6. Linda Kardamis says:

    I am so glad my parents couldn’t afford to pay for college. Both my husband and I had to pay for our own college and it has made us so much more responsible financially. I have friends whose parents paid for their college who struggled for years afterwards because they had not had any practice managing their own money.

    I’ve thought about this a lot for my own kids and I personally think a big key is who has the responsibility. I want it to be my kids’ responsibility to pay for college – and if we’re able, we will help them with a percentage or a fixed amount. But giving them the responsibility changes everything – as opposed to making it our responsibility to provide it for them – or asking them to “help us” pay for it.

  7. Bindu says:

    Hi Andrew,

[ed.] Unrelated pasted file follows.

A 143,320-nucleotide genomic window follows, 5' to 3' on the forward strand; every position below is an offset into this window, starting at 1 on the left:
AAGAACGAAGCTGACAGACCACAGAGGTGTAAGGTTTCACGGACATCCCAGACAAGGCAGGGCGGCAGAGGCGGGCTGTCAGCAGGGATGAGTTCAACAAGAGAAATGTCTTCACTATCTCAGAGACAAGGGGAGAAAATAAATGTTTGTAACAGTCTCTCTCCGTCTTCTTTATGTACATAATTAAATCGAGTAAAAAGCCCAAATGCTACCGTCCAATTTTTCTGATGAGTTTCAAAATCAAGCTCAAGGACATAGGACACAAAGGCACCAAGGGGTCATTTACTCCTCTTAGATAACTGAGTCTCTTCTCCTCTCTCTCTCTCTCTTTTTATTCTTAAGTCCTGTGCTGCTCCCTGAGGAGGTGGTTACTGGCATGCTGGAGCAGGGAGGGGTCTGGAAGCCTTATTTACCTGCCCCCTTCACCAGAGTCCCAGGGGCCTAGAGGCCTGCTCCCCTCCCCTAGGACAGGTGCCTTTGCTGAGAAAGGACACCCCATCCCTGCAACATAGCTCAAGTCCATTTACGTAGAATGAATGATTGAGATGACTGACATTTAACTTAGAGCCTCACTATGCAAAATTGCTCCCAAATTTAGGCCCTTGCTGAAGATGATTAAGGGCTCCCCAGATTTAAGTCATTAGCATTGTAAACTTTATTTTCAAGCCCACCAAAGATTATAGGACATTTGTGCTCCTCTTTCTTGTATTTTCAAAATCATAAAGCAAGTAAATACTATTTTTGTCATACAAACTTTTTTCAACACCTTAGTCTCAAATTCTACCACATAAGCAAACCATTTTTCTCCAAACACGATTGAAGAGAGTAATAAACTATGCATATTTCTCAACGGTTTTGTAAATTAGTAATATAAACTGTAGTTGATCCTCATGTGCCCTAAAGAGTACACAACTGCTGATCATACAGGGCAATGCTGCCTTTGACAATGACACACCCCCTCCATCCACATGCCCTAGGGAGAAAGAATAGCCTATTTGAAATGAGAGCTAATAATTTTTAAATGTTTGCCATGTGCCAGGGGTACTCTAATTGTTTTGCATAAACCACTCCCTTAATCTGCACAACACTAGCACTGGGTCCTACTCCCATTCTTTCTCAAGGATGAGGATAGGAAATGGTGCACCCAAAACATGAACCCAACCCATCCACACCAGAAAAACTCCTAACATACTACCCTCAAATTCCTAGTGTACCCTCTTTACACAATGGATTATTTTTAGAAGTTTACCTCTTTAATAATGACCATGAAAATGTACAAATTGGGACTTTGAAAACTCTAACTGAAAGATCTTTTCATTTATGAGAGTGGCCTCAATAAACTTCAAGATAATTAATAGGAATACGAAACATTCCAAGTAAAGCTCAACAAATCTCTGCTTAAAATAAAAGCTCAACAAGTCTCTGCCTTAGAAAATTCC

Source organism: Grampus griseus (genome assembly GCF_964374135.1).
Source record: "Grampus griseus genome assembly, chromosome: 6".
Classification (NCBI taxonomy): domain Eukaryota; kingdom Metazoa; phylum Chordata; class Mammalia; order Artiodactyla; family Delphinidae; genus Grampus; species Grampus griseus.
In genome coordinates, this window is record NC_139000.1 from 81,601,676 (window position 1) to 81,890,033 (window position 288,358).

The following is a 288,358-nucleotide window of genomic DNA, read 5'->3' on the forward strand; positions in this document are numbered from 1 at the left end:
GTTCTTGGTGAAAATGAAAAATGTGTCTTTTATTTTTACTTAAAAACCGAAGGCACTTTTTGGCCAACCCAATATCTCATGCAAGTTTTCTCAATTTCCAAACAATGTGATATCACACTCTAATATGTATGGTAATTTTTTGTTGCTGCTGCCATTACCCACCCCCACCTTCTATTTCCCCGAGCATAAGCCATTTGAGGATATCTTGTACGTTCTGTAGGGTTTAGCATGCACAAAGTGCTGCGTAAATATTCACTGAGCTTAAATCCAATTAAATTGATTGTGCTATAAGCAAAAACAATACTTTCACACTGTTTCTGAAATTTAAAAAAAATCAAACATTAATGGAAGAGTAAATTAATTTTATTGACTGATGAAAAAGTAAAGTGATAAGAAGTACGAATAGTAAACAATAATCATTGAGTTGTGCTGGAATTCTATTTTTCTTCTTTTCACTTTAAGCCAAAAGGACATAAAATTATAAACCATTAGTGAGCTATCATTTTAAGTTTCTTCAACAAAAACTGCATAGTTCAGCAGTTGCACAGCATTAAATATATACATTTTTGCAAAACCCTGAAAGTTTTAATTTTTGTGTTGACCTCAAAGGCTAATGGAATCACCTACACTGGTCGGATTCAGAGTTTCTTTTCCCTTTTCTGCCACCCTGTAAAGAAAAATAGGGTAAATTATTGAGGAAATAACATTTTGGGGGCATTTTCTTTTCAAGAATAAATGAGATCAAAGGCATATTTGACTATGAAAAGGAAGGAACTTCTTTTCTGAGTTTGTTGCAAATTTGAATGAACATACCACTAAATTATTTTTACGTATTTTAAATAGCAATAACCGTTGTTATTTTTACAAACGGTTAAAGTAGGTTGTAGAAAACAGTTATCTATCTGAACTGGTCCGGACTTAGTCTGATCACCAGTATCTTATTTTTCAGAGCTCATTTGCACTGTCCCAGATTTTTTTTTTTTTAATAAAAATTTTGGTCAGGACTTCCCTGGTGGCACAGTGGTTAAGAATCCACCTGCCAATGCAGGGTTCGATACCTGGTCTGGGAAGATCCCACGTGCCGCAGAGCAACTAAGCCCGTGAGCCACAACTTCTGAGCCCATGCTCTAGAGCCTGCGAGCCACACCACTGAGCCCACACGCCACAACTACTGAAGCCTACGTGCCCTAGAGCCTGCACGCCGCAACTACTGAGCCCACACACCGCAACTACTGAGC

Interesting article. My parents supported me through college (though I did receive a 1/2 tuition merit based scholarship) and I am still grateful to them for their support. Growing up, my parents always expected us to try and get scholarships to pay for our college and it was made pretty clear to me that if my parents were going to pay for my schooling, I better be able to be financially independent from my undergraduate degree so I didn’t waste that money and time on an education that wouldn’t be able to support myself. At the same time, though I had a full scholarship at one school, I chose to attend a more expensive private institution that would have required me to take out loans if my parents had not provided financial assistance. However, I now have 3 very young kids and I would really like them to learn about investing at a young age (something my parents did not teach me about at all or do on my behalf). They were of the mindset that they took care of everything financially so that we could focus on our education (I had plenty of chores but I did not receive any allowance). Now I am at a loss among the many ideas of how to teach kids about how to manage money responsibly (my spouse and I started reading up on it after about 6 months of marriage and 2 large grad school bills). Do you have any advice other than making kids earn money that they invest? I would like my kids to have the advantage of having years of compounding interest along with the value of hard work but implementation is where I am struggling. It would be easier for me to put $50 ($5/$10/15?)/mo in an investment account on their behalf even though that is the wrong move for teaching them how to be financially independent because I can’t figure out a good mechanism.